In honor of raising awareness for Men’s Health and No Shave November, we thought we would share some history and fun facts about mustaches we found on Movember.com and how No Shave November came about!
Here at Happily Connnected, we strive to educate as well as inspire. Although today’s blog isn’t about weddings or events, it is about something very important – Men’s Health. Most of us have a special man in our life whether it be a significant other, husband, father, brother or just a very good friend who we would like to have in our lives for a very long time!
Movember unofficially began in 2003, two mates from Melbourne, Australia (Travis Garone and Luke Slattery) were having a quiet beer at the Gypsy Bar in Fitzroy when their conversation turned to recurring fashion trends. The moustache, a fixture in past decades, was nowhere to be seen in recent trends. They joked about bringing it back.
The two friends decided to talk their mates into growing a Mo. Inspired by a friend’s mother who was fundraising for breast cancer, they decided to make the campaign about men’s health and prostate cancer. They designed the rules of Movember (which are still in place today) and agreed to charge ten dollars to grow a Mo. Trav designed the first Movember logo, and they sent around an email titled ‘Are you man enough to be my man?’ They found 30 guys willing to take up the challenge.
Those first 30 Mo Bros grew their moustaches with such enthusiasm that in 2004 a decision was made to formalise the concept and get all participants growing for a cause. Adam Garone stepped up to help take Movember to the next level, registered a company and created a website. Justin Coghlan (JC) came on board to run the campaign interstate. Click here to read the rest of the history and how you can help support this organization.
Origins of the Mo
The moustache evolved from a roughly cut block of hair in prehistoric times into the genuine work of art it is today.
Theoretically possible since flint razors were first fashioned around 30,000 B.C, it’s unknown who first sported upper-lip topiary. What is known is that the oldest portrait of a shaved man with a moustache is an ancient Iranian horseman from 300 BC.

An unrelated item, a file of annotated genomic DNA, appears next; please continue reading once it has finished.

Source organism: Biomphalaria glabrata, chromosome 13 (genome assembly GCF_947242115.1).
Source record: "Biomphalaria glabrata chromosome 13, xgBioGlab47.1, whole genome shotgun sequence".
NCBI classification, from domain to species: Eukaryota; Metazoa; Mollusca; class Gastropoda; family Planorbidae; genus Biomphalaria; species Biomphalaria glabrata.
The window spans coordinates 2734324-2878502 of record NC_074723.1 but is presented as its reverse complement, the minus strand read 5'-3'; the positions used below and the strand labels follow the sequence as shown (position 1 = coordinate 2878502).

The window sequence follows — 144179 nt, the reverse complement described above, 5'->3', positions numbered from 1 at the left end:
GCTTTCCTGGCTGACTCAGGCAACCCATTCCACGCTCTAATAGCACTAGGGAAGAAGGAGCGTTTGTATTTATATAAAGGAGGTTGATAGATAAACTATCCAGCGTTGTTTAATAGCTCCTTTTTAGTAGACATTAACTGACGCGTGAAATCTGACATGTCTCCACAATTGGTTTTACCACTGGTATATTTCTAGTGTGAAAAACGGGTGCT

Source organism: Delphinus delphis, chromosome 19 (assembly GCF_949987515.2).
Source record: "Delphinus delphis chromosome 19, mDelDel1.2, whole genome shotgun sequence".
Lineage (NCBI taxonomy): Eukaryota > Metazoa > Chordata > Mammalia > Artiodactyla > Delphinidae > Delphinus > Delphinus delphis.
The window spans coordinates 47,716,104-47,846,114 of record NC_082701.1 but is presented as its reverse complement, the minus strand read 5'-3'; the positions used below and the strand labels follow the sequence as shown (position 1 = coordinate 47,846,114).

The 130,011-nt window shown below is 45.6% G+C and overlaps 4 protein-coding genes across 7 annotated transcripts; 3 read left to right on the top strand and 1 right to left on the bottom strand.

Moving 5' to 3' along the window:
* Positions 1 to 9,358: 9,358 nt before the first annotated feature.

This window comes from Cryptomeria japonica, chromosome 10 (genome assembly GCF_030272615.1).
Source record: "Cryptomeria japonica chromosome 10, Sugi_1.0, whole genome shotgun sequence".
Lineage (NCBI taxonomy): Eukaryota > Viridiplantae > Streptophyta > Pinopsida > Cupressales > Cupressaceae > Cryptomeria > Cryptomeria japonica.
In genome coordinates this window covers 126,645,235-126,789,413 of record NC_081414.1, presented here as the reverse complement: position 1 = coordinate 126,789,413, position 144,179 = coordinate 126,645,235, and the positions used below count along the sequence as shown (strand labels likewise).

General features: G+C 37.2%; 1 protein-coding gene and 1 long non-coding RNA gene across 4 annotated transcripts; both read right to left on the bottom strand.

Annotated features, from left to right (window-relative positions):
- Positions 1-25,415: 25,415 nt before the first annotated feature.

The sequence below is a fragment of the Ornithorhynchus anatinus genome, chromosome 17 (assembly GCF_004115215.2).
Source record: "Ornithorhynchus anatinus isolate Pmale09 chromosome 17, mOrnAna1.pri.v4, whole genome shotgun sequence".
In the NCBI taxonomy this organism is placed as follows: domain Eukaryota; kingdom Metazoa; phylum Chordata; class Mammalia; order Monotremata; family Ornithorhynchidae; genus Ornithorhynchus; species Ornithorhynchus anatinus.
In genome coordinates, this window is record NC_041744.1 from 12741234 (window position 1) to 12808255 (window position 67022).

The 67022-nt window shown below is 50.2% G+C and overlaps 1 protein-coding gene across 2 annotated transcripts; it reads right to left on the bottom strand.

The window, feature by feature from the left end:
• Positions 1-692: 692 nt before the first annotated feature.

What a Mo can mean
Over the course of history, men with facial hair have been credited with attributes including wisdom, sexual virility, masculinity, and technical proficiency in all things.
Equally, the moustache has fallen on less illustrious times, a result of being sported by some notorious dictators.
The modern Mo
The moustache has proven its resilience. Just when it seemed that it would be hung in the dusty mop cupboard of history, a cultural revolution swung the pendulum back, ushering in a new day for moustaches.
Long live the Mo.
Albert Einstein had a moustache for over 50 years.
The world’s longest moustache is believed to be a 14ft monster belonging to Ram Singh Chauhan of Rajastan, India, who regularly massages it with mustard and coconut oil to keep it healthy.
In 1967, The Beatles gave away cardboard moustaches with their album Sgt. Pepper’s Lonely Hearts Club Band.
Police in a district in India’s Madhya Pradesh state are being paid to grow moustaches because bosses believe it makes them command more respect.
A one-month-old moustache is capable of holding approximately 30ml of liquid or around 10% of a glass of beer before leaking its contents down the face of the owner.
Salvador Dalí published a book dedicated solely to his moustache.
The average human hair grows at a rate of 0.014 inches a day, or about 5 to 6 inches a year.
There are between 10,000 and 20,000 hairs on a man’s face.
Men with moustaches are more attractive. Fact.
Photo Credit: Wilde Company
Photo Credit: Twila’s Photography
Photo Credit: Ivory Door Studio
Photo Credit: Rebecca Vaughan Photography
We’d Love to know – Would you grow a Mo for this cause?
Feature Photo Credit: Movember